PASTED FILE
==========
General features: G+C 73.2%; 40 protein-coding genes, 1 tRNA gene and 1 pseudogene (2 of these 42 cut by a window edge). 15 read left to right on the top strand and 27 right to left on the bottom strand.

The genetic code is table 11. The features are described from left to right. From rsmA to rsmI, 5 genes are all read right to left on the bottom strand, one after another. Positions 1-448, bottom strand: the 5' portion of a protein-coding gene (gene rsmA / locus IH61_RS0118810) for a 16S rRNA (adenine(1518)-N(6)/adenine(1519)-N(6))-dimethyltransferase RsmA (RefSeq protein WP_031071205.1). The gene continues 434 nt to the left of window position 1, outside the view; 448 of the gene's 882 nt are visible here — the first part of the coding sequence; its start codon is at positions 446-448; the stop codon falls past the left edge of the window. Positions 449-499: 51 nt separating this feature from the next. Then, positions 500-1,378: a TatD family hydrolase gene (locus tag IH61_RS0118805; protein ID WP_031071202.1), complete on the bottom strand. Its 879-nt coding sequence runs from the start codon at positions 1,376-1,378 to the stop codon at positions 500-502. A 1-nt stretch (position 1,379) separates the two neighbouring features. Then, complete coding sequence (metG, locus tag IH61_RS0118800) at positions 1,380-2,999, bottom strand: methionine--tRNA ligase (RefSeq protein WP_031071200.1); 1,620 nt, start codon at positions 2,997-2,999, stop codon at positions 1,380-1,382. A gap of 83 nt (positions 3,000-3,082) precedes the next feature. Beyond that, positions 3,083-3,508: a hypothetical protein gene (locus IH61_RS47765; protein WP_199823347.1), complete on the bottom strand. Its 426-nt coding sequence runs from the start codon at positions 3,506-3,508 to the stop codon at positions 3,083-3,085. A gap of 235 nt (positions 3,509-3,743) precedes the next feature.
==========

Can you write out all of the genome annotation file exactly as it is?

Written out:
General features: G+C 73.2%; 40 protein-coding genes, 1 tRNA gene and 1 pseudogene (2 of these 42 cut by a window edge). 15 read left to right on the top strand and 27 right to left on the bottom strand.

The genetic code is table 11. The features are described from left to right. From rsmA to rsmI, 5 genes are all read right to left on the bottom strand, one after another. Positions 1-448, bottom strand: the 5' portion of a protein-coding gene (gene rsmA / locus IH61_RS0118810) for a 16S rRNA (adenine(1518)-N(6)/adenine(1519)-N(6))-dimethyltransferase RsmA (RefSeq protein WP_031071205.1). The gene continues 434 nt to the left of window position 1, outside the view; 448 of the gene's 882 nt are visible here — the first part of the coding sequence; its start codon is at positions 446-448; the stop codon falls past the left edge of the window. Positions 449-499: 51 nt separating this feature from the next. Then, positions 500-1,378: a TatD family hydrolase gene (locus tag IH61_RS0118805; protein ID WP_031071202.1), complete on the bottom strand. Its 879-nt coding sequence runs from the start codon at positions 1,376-1,378 to the stop codon at positions 500-502. A 1-nt stretch (position 1,379) separates the two neighbouring features. Then, complete coding sequence (metG, locus tag IH61_RS0118800) at positions 1,380-2,999, bottom strand: methionine--tRNA ligase (RefSeq protein WP_031071200.1); 1,620 nt, start codon at positions 2,997-2,999, stop codon at positions 1,380-1,382. A gap of 83 nt (positions 3,000-3,082) precedes the next feature. Beyond that, positions 3,083-3,508: a hypothetical protein gene (locus IH61_RS47765; protein WP_199823347.1), complete on the bottom strand. Its 426-nt coding sequence runs from the start codon at positions 3,506-3,508 to the stop codon at positions 3,083-3,085. A gap of 235 nt (positions 3,509-3,743) precedes the next feature.